• As noted above, the physical (e.g., phase) characteristics of the water vapor can have a significant impact of the quality of the dielectric material formed. When the water vapor supplied to the process chamber has an increasing liquid phase component (e.g., increased liquid aerosol concentration) an increased number of particle adders are observed on the surface of the deposition substrate. This correlation was demonstrated experimentally by conducting oxide depositions at a constant process chamber pressure (600 torr), temperature (540° C.), silicon precursor flow rate (2700 mgm TEOS), and oxide precursor flow rate (13.5 slm O3), but with increasingly more dilute (i.e., less concentrated) water vapor supplied.
  • FIGS. 8A-D show the number of particle adders deposited on wafer surfaces following oxide depositions with 5 L of water vapor diluted in 0 L, 3 L, 10 L, and 15 L of N2, respectively. Table 1 summarizes the particle adder results: TABLE 1 Particle Adder Count for Increasing N2 Dilution Levels Water Vapor N2 Dilution Dew Point of Volume Volume Particle Adder Water Vapor Wafer No. (Liters) (Liters) Count (° C.) 1 5 L  0 L 515 94° C. 2 5 L  5 L 386 67° C. 3 5 L 10 L 101 60° C. 4 5 L 15 L 53 56° C.
  • The data unmistakably show a decreasing number of deposited particle adders being deposited on the wafer surface with increasing N2 dilution of the water vapor supplied to the process chamber. The righthand most column of Table 1 also shows how the particle adder count correlates to the dew point of the water vapor in the process chamber. The dew point of a constant volume gas mixture is the temperature to which the volume must be cooled, at constant pressure, for the gaseous water vapor to start condensing into a liquid phase (i.e., dew). As Table 1 shows, the lower the dew point of the water vapor in the process chamber, the fewer the number of particle adders formed.
  • The correlation of the decreasing dew point of the water vapor in the chamber with the decreasing number of particle adders suggests that the liquid phase water component of the water vapor in the chamber plays a significant role in particle adder formation. While not wishing to be bound by a particular theory, it is believed that liquid aerosol droplets of water provide a nucleus for the reaction of silicon species that ultimately develop into the particle adders. Thus, the more aerosol particles present in the process chamber, the more particle that will be deposited on the wafer substrate.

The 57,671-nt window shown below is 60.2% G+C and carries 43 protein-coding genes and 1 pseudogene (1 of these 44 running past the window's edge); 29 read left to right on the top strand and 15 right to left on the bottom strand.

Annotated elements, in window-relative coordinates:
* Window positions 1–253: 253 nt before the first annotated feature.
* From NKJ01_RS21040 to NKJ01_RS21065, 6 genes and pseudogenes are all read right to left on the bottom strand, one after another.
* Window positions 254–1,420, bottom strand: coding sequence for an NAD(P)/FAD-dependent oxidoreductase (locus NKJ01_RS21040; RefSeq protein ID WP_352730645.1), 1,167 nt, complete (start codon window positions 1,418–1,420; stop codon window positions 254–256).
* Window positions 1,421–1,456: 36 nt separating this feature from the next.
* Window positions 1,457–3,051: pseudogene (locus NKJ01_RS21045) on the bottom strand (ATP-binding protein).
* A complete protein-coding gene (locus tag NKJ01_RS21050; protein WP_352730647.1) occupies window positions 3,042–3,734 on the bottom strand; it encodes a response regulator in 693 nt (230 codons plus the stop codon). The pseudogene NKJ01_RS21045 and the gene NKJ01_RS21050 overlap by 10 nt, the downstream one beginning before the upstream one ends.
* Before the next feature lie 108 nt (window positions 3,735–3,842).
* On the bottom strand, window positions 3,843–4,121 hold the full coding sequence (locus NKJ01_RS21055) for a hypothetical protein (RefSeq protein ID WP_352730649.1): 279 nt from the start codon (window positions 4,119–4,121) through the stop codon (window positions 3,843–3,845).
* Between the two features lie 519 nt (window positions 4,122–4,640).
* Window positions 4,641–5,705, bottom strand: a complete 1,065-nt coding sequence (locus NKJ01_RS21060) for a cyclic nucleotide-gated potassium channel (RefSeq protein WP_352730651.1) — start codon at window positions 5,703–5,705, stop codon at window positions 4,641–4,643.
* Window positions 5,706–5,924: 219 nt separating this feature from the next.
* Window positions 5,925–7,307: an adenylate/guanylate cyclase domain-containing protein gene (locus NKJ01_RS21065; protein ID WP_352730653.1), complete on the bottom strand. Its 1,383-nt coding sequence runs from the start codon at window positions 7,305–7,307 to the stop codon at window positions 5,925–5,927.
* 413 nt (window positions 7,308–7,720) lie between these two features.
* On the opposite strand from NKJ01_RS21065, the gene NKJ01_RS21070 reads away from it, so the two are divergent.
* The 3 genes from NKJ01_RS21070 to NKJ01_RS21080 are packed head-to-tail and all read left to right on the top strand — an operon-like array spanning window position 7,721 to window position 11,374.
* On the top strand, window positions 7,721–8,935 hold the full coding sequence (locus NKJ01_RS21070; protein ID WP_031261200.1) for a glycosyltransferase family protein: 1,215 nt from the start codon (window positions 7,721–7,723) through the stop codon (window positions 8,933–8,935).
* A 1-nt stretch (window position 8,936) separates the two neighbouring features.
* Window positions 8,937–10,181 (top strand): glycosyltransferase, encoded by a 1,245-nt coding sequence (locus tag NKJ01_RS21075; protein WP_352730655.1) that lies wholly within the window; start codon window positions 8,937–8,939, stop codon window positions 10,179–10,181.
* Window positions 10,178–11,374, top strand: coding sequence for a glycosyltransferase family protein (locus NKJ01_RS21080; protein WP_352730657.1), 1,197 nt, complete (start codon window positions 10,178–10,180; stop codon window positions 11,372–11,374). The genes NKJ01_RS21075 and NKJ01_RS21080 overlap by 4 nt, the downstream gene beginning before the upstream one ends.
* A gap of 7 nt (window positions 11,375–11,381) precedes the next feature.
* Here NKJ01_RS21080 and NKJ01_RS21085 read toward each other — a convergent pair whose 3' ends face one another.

• Another set of experiments demonstrates that method of generating the water vapor can have a dramatic impact on the number of particle adders deposited on a wafer surface. FIGS. 9A&B show the number of particle adders deposited on the surface of a substrate wafer using different water vapor generation methods. Both depositions were a silicon oxide deposition at a constant process chamber pressure (600 torr), temperature (540° C.), silicon precursor flow rate (2700 mgm TEOS), oxide precursor flow rate (13.5 slm O3), and volume of supplied water vapor (5 L). The difference between depositions was that the wafer surface outlined in FIG. 9A used a conventional liquid vaporizer (direct liquid injection) method to generate water vapor by evaporating a liquid water source and mixing the water vapor with a carrier gas, while the wafer surface in FIG. 9B used a catalytic water vapor generation method.
  • FIG. 9A shows 510 particle adders were deposited on the wafer substrate when a direct liquid injection method was used evaporate a liquid water source and generate water vapor during for a silicon oxide dielectric deposition. In contrast, FIG. 9B shows nearly an order of magnitude fewer particle adders deposited on the surface (53 adders) when the process used a catalytic water vapor generation method to generate and supply the water vapor to the process chamber. The difference in the number of particle adders clearly shows that the choice of method to generate and supply water vapor has a significant impact on the number of particle adders deposited on the wafer. Consequently, the choice of water vapor generation method can have a significant impact on the commercial viability of silicon oxide deposition systems and methods that incorporate water vapor as a deposition precursor.
  • Exemplary Semiconductor Structure
  • FIG. 10 shows a simplified cross-sectional view of an oxide-filled trench structure formed utilizing an embodiment of a process in accordance with the present invention. Specifically, the time-varied flow rate ratio of silicon-containing precursor:oxidizing gas precursor during the deposition process results in formation of an oxide film 800 that includes a highly conformal portion 800 a proximate to the surrounding silicon sidewalls, but which also includes a less-conformal body portion 800 b which fills the entire volume of the trench 802 and creates overlying bulk layer 804 in a reasonable period of time. The oxide-filled trench 802 of FIG. 10 does not include the voids or weak seams associated with similar features formed utilizing the conventional oxide CVD processes previously described.